In Iceland, a Wealth of Renewable Energy

October 28, 2013

After the Earth 101 conference in Reykjavik, organizer Gudni Ellisson invited videographer Phil Coates and me to a tour of important renewable energy sites in south central Iceland.


Phil Coates in full Zen photon warrior mode

Phil is a top flight outdoor videographer, with recent credits documenting the Catlin Ice Survey,  and experience in just about every part of the world.  I’m not usually comfortable in front of a camera, but Phil insisted that I be a front man for interviews with Haldor Bjornsen of Iceland’s Met Office – our resident expert resource for the conference.  Then Phil did a bangup job of editing the resulting interviews in almost no time.


5 Responses to “In Iceland, a Wealth of Renewable Energy”

  1. Sweet. Iceland, like Denmark, is a small country exposed to the sea. This gives it a great natural energy source in wind. 85% of primary energy is domestically produced renewable, primarily, hydro. With their geothermal, they do not even need fossil fuels for space heating. Reminiscent of the Columbia River, hydro is used to do aluminum smelting. That means this is a place of abundant, cheap electricity. No wonder he commented that a link to Europe was needed to consider more wind. They have so much energy, they need demand. Fossil fuel is only used where electricity cannot provide a solution, that is, transportation. This is a great place for electric cars. With Iceland’s advantages, they are closest to fully renewable society.
    Work needs to be done on transportation alternatives.
    A peek a the list of renewables by country:
    100% of Iceland’s electricity comes from renewables, but it is not the only country.
    Albania, Lesotho, Paraguay, and Tajikistan also. Zambia, Norway, Nepal, Mozambique, Laos, Belize, Burundi, Costa Rica, Bhutan, and Angola are nearly 100%. The most significant country at 88.8% is Brazil. Nearly all have high hydro content. Only a few have more wind or solar, like Denmark, Germany, and Spain. What is remarkable about Iceland is that space heating is also renewable.

  2. redskylite Says:

    Not Iceland, but renewable related – but I am happy to see the U.S solar project is proceeding (375 Megawatts capacity) and will reduce carbon emissions by 400,000 tons per year. The current largest solar plant (to be the second largest on completion of the US project) is at Shams U.A.E producing 100 megawatts and displacing 175,000 tons of CO2 per year. (2 more are planned at Shams and the Oil company Total is a major contributor (so not all Oil companies are ignoring Climate Change challenges) – good for Total.

  3. Cy Halothrin Says:

    Yes, Iceland has abundant green energy resources, mainly hydro and geothermal. Iceland is also blessed with a tiny population of 300,000, and there isn’t a whole lot of heavy energy that demands electrical power. With so few people and minimal industry, plus so much green energy there for the taking, Iceland is an enviable position indeed.

    Unfortunately, it’s also almost a unique position. I can’t really think of another country with such abundant natural energy resources but so few people demanding that energy. New Zealand and Norway are well-endowed with hydro and some geothermal (at least in New Zealand), but both countries count their population in the millions, not hundreds of thousands like Iceland.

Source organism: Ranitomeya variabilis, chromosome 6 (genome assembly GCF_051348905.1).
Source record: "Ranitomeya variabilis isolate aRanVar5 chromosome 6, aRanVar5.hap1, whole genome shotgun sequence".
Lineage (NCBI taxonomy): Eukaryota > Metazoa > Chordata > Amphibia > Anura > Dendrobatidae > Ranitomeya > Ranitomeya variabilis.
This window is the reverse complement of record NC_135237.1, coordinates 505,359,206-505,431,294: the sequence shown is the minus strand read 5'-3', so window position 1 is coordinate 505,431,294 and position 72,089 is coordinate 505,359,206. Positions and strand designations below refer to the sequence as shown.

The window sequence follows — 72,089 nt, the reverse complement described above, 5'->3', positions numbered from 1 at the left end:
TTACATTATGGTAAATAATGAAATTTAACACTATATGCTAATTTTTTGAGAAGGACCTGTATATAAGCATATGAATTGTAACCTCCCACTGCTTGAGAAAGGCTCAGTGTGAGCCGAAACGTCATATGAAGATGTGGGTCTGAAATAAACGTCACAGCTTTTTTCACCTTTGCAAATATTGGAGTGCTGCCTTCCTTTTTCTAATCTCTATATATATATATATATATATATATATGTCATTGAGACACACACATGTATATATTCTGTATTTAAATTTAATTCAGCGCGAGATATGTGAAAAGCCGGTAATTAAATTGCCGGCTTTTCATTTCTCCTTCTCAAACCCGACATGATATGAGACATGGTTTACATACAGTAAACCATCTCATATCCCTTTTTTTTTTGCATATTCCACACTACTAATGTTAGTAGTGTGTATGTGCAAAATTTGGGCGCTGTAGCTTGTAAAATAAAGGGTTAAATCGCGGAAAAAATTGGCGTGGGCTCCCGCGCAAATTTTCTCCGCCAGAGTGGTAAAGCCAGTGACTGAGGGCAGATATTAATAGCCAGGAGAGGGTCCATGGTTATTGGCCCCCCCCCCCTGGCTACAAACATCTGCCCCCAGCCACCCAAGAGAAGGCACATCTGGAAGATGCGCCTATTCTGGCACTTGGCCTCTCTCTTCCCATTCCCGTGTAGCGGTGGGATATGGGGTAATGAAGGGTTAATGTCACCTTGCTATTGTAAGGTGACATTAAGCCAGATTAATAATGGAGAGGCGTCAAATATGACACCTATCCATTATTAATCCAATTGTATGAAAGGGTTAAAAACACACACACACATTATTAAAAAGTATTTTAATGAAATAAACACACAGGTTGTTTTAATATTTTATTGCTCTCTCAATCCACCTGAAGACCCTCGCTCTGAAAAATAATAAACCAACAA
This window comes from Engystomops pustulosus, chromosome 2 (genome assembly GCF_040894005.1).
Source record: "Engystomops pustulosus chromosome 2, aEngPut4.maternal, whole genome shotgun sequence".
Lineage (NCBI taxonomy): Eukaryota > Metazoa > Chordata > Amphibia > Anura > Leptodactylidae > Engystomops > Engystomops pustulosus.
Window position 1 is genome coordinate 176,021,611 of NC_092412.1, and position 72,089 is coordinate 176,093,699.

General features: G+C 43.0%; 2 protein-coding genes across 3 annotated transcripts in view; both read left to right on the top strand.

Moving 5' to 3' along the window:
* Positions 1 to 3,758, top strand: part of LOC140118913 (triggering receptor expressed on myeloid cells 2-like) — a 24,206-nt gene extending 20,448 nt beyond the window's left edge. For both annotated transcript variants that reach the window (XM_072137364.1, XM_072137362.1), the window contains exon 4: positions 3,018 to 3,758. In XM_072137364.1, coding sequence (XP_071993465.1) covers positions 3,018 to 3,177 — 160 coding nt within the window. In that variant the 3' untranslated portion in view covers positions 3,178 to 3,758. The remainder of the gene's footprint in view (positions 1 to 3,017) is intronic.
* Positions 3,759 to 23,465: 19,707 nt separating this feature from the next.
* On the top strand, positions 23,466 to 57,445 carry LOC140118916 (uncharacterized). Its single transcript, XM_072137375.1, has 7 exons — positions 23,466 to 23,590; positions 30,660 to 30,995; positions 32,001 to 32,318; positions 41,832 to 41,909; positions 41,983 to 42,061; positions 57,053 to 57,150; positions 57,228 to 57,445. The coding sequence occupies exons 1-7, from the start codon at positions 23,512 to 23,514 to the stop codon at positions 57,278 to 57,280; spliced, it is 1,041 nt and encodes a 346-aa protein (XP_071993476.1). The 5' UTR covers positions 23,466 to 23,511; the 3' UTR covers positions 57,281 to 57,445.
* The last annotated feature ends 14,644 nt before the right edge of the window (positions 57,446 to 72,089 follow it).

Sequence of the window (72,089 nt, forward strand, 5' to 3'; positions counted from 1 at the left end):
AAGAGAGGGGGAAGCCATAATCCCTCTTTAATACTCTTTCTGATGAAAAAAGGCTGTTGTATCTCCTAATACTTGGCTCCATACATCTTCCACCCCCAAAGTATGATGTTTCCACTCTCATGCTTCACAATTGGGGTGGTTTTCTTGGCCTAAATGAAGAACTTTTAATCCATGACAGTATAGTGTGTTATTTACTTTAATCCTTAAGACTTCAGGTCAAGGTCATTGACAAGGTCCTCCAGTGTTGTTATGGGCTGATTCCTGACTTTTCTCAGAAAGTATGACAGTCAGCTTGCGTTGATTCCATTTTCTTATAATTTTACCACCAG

My point being is that you can’t just project Iceland’s fortunate experience onto the rest of the world (as some would like to). I wish it were the case that China (population 1.3 billion) and the USA (330 million) could stop burning coal and become “another Iceland” by using just hydro and geothermal, but that is simply not possible.

    This is not to say that China and the USA can’t do better than their current glutinous fossil fuel-based energy consumption. But realistically, neither is capable of becoming another Iceland even if the desire was there.

    • Quite right, Cy. To differ a little, Iceland also uses its abundant hydro to smelt aluminum, a high electric consumption industrial process. Very nearly all aluminum is created this way. So in fact, Iceland does have industrial consumption. Brazil is a large country with 88.8% renewable, due to hydro, and biogas. The fact that the rest of the nations do not have such renewable percentages is due in large part to two factors.
      1. Hydro is old, but wind an solar are recent phenomena. Wave has not even started.
      2. Concentrated consumption fueled by fossil energy has grown quickly to excess, before sustainable renewables were added, in developed areas of the world.
      So we have built up an excess demand based on unsustainable energy sources. This will correct itself, if we don’t. Case in point, China. China cannot continue its coal use much longer. It has already hit the pollution limit. It will next see its domestic coal supply evaporate, and its water supply will not be able to sustain the current rate of growth. Fact is, all the developed nations will be forced to clean up their act. Things like dwindling oil reserves force recession. That curtails demand. AGW causes flooding, crop loss, increase insurance loss. All of this feeds into the economics. So the effects are direct and indirect and all very real. Right now we are experiencing recession in part due to rising oil prices and the various effects of AGW. There is no need to look to the future. The future is now.

  4. […] In Iceland, a Wealth of Renewable Energy | Climate Denial Crock of … […]

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